Archives for posts with tag: Gravity

gravity

There might not be anything  bleaker than the idea of death in outer space. Alfonso Cuarón decided to make a film that hinges on the fear of exactly that, and about the human ability to struggle for survival in that most inhospitable of realms. Based on premise alone, Gravity is terrifying. But let’s say just a bit more.

Cuarón has set a high standard for himself, having already made such excellent films as Y Tu Mamá También and Children of Men, and in many ways, Gravity lives up to that standard. The visuals are beyond belief. There is simply a level of imagery that has never been achieved in cinema before. Likewise, I found that this was the first time that it felt like the 3-D format made sense (and added to the film experience). The mix of photography and CGI is just amazing. The soundtrack was also excellent, even if we might not call it cutting edge–prominent use of Shepard tones is perfect for the tension in the film, if not original. And the acting is fairly solid. Both George Clooney and Sandra Bullock do something of their standard performances, but they fit well in this script.

The only real downer about this movie comes in the sentimental parts, where the emotions are fairly crude, the themes are overbearing and obvious, and in general it feels like Cuarón didn’t trust his audience to understand more nuanced fare. Emotionally, this has nothing of the finesse you have in his earlier work.

But if you can get past the sledgehammer thematics, the action and the visuals are worth it. Space, beauty, stress, action, weightlessness, and then so much weight… Now I only hope Cuarón keeps it coming, and that he has a long and fruitful career.

Advertisements

9-s-lo-con-tu-pareja-love-in-the-time-of-hysteria-mexico

Before Alfonso Cuarón got all grave on us (tee hee), he was making romantic comedies and they were rather good!

Here, in his first feature film, we have the story of an unlikely lothario, Tomás Tomás, who is careless in his affairs to the point of disregarding his personal safety as well as that of the women he seduces. This leads him into a series of very difficult situations, and as his life gets more complicated, he begins to realize that his lifestyle doesn’t serve him once he falls in love with his beautiful neighbor, Clarissa. Add in a whole bunch of other stuff and you’ve got it!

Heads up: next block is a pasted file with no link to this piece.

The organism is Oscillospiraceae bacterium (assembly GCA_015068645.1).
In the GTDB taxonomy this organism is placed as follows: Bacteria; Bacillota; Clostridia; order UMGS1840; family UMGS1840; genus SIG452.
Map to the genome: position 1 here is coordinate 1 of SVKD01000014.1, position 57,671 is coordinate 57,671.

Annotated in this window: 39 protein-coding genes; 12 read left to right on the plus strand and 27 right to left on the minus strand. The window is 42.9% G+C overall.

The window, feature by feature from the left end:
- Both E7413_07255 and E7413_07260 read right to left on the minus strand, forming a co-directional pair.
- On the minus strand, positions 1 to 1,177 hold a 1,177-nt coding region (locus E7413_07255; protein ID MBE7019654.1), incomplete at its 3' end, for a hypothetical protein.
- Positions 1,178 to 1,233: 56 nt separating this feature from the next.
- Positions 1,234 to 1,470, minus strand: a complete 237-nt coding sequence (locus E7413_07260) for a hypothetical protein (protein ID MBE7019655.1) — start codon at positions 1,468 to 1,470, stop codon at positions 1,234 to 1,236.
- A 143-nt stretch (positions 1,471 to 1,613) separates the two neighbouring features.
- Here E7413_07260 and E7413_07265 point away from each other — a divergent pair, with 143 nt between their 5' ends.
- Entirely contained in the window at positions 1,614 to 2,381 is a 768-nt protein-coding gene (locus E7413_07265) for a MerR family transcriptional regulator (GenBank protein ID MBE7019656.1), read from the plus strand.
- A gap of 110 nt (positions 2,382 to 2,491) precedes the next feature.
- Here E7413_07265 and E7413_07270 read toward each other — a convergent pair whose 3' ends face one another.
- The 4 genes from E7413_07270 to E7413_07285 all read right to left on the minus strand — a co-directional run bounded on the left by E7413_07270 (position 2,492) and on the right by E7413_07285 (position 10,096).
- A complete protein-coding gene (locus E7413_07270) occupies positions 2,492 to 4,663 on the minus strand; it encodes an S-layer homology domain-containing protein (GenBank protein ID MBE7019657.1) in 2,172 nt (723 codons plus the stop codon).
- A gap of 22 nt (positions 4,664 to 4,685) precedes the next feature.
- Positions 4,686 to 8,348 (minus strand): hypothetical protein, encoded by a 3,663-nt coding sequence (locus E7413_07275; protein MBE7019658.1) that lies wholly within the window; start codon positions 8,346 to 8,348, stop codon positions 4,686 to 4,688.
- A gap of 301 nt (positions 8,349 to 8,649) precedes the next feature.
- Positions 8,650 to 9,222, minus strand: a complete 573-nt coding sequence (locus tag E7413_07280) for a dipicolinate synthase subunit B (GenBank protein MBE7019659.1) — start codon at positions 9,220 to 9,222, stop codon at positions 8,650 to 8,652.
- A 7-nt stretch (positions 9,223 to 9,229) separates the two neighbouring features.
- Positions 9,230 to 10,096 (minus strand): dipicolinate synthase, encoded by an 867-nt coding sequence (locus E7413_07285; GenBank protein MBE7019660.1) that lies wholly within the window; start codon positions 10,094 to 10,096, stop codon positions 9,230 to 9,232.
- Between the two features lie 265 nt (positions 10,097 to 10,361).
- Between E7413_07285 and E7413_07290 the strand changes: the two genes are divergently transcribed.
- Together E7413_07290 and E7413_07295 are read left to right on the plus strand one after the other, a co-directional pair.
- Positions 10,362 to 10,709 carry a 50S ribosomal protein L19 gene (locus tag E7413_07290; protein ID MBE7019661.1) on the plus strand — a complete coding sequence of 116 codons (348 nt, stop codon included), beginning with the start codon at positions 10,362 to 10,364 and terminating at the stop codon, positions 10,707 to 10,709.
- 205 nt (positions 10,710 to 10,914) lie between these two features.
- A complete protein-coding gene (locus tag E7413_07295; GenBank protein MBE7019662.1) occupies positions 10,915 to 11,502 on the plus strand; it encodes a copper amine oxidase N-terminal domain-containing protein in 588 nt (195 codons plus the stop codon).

I imagine this film being made by a French team and starring Romain Duris and not being quite as good. The zany 90s feel of it (I seem to be catching quite a few 90s flicks in the recent months) is fun, and there are so many fine touches, such as jokes repeating like leitmotifs, that it’s endearing even as it ends up slightly predictable. I am regret having just enough Spanish to know that significant wordplay is going on, but without understanding what it might be. Sólo Con Tu Pareja may have the second best dream sequence of all time, though, after Dumbo. Ah wait. That’s a drunk scene, not a dream sequence.

[Cue Inexplicable Mexican Wrestler]

Let’s get serious, though: Cuarón is amazing. Even as this film feels like juvenilia, it’s very good quality for a 90s romantic comedy. If it had been the first of his films that I’d seen, I probably never would have guessed that he’d go on to make Children of Men, for example, and Sólo Con Tu Pareja does not come close to his other work, but I’m still happy to have seen it. I haven’t even had a chance to see Gravity yet and I love this director like Tomás loves Clarisa. I really hope he has a long and fruitful career. (His non-directorial production credits are also awesome…)

I just quickly read A.O. Scott’s NYTimes review of the film and I think he largely agrees with me. Good job, Anthony! Which reminds me, this film features one of the five most tasteless jokes I’ve ever seen in a film. Intriguing? I guess you’ll have to watch it, then, because I’m not going to tell you what it is! (Tee hee!)

Now I need to learn some Spanish. I want to know the exact language when Tomás asks Clarisa, “You feel an abyss between us?” And she answers, “Yes. A very small one.”

Alright, I’m off to look up every Claudia Ramírez film ever made.